The Photogram

A few years later, in 1921, the American photographer and artist Man Ray moved to Paris and became close friends with two figureheads of the Dada movement, Hans Arp and Tristan Tzara. Tzara introduced Man Ray to Schad’s work, and, though Man Ray never acknowledged the influence, he began making his own contact prints with found objects. He called the resulting images “Rayograms” or “Rayographs”, publishing a volume of them, Les Champs Délicieux,  in 1922, with an introduction by Tzara. The Rayographs were largely abstract in effect, and their rendering of everyday objects as enigmatic oddities resonated with the aims of the Dada movement. Their striking graphic qualities also led to their being used in advertising.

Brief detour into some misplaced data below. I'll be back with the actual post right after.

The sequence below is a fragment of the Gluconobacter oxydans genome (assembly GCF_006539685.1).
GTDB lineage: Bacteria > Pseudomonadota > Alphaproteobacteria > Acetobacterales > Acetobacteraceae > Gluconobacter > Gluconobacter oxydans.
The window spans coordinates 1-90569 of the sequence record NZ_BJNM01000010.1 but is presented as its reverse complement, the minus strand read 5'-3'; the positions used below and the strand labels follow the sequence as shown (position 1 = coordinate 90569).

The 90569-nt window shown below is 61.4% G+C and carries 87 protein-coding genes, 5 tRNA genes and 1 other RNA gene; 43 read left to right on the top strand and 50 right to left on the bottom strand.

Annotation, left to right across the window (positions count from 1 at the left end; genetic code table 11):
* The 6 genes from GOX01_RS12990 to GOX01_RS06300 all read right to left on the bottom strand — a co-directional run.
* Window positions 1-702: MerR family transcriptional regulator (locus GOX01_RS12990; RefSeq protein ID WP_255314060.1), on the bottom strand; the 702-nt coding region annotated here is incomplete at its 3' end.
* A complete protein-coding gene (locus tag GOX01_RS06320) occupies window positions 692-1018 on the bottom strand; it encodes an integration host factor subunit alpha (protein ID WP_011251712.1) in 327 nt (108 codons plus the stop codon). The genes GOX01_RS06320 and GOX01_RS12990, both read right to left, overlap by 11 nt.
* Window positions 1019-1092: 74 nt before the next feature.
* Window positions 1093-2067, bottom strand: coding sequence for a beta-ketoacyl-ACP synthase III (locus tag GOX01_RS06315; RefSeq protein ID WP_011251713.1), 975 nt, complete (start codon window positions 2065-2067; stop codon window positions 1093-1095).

In 1922, the Hungarian Constructivist artist László Moholy-Nagy also began creating cameraless photographic works, referring to them simply as “photograms“. Moholy-Nagy was associated with the Bauhaus and with the New Vision movement in film and photography. Like other figures associated with New Vision, Moholy-Nagy saw the camera as capable of generating a new, objective, and impersonal visual language for art. By allowing for the perception of light itself, and through its capacity for extreme close-up, the camera undid traditional ways of seeing. The photogram, meanwhile, by removing the camera from the creation process, made the photographic image and the subject-matter it depicted one and the same. (Part 2)”

On December 21th 2017 I posted “Tired” and 365 days later…